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Torbreck of Barossa are one of Australia's great export brands, synonymous with luxury and excellence throughout the world of wine. Crafted from the fruit of old and ancient vineyards, the opulence and exclusivity of Torbreck's painfully limited production challenge the primacy of Grange. Established by a share cropper in the 1990s, its precious range has risen to the status of First Growth amongst the community of ardent international advocates. Woodcutter is the entry level, assembled from parcels which may have been destined for some of the brand's lofty icons, an essential experience for all enthusiasts of compelling Barossa Shiraz... Chew a chop of woodcutter's wine»
Graeme Melton and a mate were travelling across South Australia in 1973, their EH Holden was in dire need of maintenance and Graeme took up casual work at a passing winery. The site supervisor was Peter Lehmann and young Graeme had his epiphany on the road to Barossa Valley. Lehmann suggested that Graeme change his name to Charlie and take the pilgrimmage to Vallee Rhone. Charlie became prepossessed with the culture of old vines Grenache, Shiraz and Mourverdre. He returned to the Barossa, at a time when old vineyard fruit was made into flagon Port and growers were destroying their historic sites in return for government grants. Charlie emabarked on a crusade.. Melton makes a mean mourvedre»
Lindsay McCall's enthusiasm for great wine began in the 1970s, he established his first Mornington plantings in 1985 on the site of a derelict orchard at Red Hill along Paringa Road. From day one, McCall focused on exactingly managing the soils and the vines, after completing his day job as local school teacher. His affinity for the land and astonishing feel for winemaking produced monumental vintages of Pinot Noir, which propelled the exquisite range of Paringa Estate wines to international renown. McCall works closely with Mornington's finest vignerons to nurture better standards of viticulture and deliver finer vintages with each harvest. Limited yields of.. Exquisite editions by the master of mornington»
Major Sir Thomas Mitchell left more than just an invaluable bequeth of our nation's most detailed frontier maps. Mitchell distinguished himself in Wellington's army during the Napoleonic wars in the renowned 95th Baker Rifles. A gifted draftsman, he found his way to the nascent colonies of Australia, where his acumen at mapmaking won him the office of Surveyor General. During one of Mitchell's historical expeditions, he charted the fertile lands around Victoria's Goulburn Valley, establishing the colonial fruitgrowing township of Mitchell's Town. The district's auspicious orchards flourished until Colin Preece identified the region as an opportune place to.. Barriques between the billabongs»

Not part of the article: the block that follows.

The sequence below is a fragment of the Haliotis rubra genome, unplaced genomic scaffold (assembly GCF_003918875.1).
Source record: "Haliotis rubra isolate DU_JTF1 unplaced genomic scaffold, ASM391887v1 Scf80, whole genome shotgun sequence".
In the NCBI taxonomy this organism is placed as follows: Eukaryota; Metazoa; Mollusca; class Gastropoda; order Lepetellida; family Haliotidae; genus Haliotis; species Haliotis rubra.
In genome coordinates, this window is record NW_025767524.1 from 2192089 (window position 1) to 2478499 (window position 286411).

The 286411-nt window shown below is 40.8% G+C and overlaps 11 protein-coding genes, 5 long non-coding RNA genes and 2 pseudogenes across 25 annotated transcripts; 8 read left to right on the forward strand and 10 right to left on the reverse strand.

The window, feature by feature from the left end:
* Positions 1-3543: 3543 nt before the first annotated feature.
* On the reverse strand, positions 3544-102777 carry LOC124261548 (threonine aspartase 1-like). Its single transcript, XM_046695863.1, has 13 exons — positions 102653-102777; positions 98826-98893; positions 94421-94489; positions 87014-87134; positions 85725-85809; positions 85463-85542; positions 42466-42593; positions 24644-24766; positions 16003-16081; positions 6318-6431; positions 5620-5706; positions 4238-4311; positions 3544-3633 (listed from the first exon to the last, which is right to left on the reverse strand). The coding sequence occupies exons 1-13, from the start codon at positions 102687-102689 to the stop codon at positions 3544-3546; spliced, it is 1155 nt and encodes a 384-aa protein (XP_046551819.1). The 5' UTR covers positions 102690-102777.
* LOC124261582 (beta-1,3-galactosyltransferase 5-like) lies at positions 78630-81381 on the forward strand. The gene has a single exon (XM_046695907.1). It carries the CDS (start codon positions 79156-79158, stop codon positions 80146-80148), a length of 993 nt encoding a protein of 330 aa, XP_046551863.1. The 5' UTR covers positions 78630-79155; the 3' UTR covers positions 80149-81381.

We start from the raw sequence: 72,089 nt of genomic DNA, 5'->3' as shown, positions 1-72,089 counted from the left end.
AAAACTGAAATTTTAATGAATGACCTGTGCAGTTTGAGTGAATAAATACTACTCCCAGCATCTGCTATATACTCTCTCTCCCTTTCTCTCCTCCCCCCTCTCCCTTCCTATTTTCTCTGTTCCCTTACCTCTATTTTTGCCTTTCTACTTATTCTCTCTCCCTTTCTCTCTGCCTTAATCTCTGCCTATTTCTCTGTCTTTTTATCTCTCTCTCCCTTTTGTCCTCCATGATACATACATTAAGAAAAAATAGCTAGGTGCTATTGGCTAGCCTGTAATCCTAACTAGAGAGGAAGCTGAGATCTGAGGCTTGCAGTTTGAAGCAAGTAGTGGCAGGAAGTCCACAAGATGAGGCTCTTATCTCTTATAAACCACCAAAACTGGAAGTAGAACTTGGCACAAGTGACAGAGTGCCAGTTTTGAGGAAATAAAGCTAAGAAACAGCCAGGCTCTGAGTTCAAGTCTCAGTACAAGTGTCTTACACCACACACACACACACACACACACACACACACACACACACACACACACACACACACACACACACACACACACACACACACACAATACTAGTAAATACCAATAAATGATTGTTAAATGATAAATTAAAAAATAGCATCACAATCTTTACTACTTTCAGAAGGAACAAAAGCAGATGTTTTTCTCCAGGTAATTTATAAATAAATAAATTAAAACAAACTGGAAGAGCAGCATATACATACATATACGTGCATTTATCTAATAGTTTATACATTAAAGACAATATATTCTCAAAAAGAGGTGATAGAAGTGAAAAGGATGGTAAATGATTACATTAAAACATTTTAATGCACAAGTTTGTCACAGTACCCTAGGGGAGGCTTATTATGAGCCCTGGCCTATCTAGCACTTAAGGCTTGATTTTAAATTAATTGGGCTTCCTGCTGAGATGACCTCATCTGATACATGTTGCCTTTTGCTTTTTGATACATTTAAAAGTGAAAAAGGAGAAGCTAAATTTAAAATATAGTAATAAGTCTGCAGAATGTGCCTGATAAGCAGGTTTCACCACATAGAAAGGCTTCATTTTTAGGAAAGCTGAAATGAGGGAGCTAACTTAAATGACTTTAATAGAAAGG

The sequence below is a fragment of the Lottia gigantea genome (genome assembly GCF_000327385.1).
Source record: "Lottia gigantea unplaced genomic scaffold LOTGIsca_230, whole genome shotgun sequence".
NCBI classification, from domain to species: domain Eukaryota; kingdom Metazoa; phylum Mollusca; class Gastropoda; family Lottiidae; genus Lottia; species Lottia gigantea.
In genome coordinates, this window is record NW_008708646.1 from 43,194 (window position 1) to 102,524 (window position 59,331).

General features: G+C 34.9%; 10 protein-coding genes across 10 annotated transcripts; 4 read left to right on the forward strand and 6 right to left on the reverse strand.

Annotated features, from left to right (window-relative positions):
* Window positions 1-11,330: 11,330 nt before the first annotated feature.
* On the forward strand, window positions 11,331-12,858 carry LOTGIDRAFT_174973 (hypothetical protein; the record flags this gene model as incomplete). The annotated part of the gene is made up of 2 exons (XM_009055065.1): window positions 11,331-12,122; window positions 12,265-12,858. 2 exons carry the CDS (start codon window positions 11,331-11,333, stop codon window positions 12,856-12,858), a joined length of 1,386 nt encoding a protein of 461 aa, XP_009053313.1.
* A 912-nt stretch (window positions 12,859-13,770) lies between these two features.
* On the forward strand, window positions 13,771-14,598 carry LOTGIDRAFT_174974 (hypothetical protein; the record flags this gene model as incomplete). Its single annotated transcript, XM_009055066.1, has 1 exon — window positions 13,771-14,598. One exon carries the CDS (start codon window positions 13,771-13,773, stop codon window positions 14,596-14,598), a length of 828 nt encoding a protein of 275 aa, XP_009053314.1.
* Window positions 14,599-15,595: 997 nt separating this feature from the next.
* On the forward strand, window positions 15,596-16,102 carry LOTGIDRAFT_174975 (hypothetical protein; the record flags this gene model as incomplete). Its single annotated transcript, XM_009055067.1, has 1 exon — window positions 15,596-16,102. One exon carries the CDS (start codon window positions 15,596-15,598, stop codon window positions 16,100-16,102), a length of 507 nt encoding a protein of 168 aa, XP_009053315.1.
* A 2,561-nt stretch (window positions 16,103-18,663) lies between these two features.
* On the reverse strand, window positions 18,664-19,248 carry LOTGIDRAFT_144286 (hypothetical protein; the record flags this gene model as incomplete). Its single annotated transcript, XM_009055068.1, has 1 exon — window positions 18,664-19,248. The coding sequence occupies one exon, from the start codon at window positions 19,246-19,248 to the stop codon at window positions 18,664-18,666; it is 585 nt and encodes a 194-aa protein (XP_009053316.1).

Louis Jadot Macon Saint Veran CONFIRM VINTAGE

Chardonnay Macon France
Louis Jadot has accrued generations of experience managing the fruit of Burgundy's growers. The different geological strata, alongside the many variations of the Jurassic limestone clay soil, give the wines of Le Bourgogne their richness, diversity and distinctiveness. Saint Veran is a small commune within the Maconnais region, to the north are Pouilly-Fuisse, Pouilly-Loche and Pouilly-Vinzelles. The dominance of pure, single varietal wines is an inviolable Burgundian sacrament. A generous Chardonnay with completely engaging, savoury fruit palate.
Available in cartons of six
Case of 6
$245.50
Any wine which carries the Louis Jadot label must of necessity be produced to the most exacting standards. Vines are carefully pruned during the dormant phase of winter, so crucial to regulating yields and optimizing quality. Louis Jadot believes that the only way to truly respect grapes is to harvest by hand. On the sorting table, only the ripest and healthiest are selected. Chardonnay is fermented slowly in Burgundian casks of 228 litres called pieces. The vineyards at Saint Veran are planted predominately to very stony, limestone soils. Harmony between earth and vine is the key, the finished wine is bottled the following spring to age and evolve ever so sightly, yet retain essential vibrancy and freshness.
Pale straw gold colour. Creamy nose, savoury stonefruit characters, pebbles and oyster shell, vanilla cashew notes. Very dry, delicate and youthful palate, subtle nutty flavours, mealyness and brine, a layered, textural roundness before a lingering, aromatic finish. Refreshing as an aperitif, Macon Saint Veran is also a superb accompaniment to hors d'oeuvre, delicately flavoured charcuterie, oysters, seafood and snails.
Louis Jadot
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